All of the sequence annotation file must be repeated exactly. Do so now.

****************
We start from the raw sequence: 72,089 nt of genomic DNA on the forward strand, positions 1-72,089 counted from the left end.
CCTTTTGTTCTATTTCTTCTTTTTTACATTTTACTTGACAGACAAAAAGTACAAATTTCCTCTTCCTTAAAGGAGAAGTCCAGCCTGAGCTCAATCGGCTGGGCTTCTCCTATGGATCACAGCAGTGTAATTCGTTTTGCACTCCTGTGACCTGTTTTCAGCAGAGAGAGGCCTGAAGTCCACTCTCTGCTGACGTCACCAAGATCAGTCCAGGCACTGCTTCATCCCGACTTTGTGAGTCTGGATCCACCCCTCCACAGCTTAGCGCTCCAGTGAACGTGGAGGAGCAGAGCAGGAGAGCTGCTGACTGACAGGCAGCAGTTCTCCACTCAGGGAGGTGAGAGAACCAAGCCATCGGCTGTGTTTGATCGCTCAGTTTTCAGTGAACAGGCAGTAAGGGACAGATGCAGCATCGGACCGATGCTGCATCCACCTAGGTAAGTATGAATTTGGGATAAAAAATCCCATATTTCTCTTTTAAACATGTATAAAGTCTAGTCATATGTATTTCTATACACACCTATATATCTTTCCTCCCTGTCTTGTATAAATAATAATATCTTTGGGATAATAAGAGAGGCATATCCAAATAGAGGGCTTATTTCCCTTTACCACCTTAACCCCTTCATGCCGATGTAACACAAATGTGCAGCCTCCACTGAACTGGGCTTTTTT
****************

We start from the raw sequence: 72,089 nt of genomic DNA on the forward strand, positions 1-72,089 counted from the left end.
CCTTTTGTTCTATTTCTTCTTTTTTACATTTTACTTGACAGACAAAAAGTACAAATTTCCTCTTCCTTAAAGGAGAAGTCCAGCCTGAGCTCAATCGGCTGGGCTTCTCCTATGGATCACAGCAGTGTAATTCGTTTTGCACTCCTGTGACCTGTTTTCAGCAGAGAGAGGCCTGAAGTCCACTCTCTGCTGACGTCACCAAGATCAGTCCAGGCACTGCTTCATCCCGACTTTGTGAGTCTGGATCCACCCCTCCACAGCTTAGCGCTCCAGTGAACGTGGAGGAGCAGAGCAGGAGAGCTGCTGACTGACAGGCAGCAGTTCTCCACTCAGGGAGGTGAGAGAACCAAGCCATCGGCTGTGTTTGATCGCTCAGTTTTCAGTGAACAGGCAGTAAGGGACAGATGCAGCATCGGACCGATGCTGCATCCACCTAGGTAAGTATGAATTTGGGATAAAAAATCCCATATTTCTCTTTTAAACATGTATAAAGTCTAGTCATATGTATTTCTATACACACCTATATATCTTTCCTCCCTGTCTTGTATAAATAATAATATCTTTGGGATAATAAGAGAGGCATATCCAAATAGAGGGCTTATTTCCCTTTACCACCTTAACCCCTTCATGCCGATGTAACACAAATGTGCAGCCTCCACTGAACTGGGCTTTTTT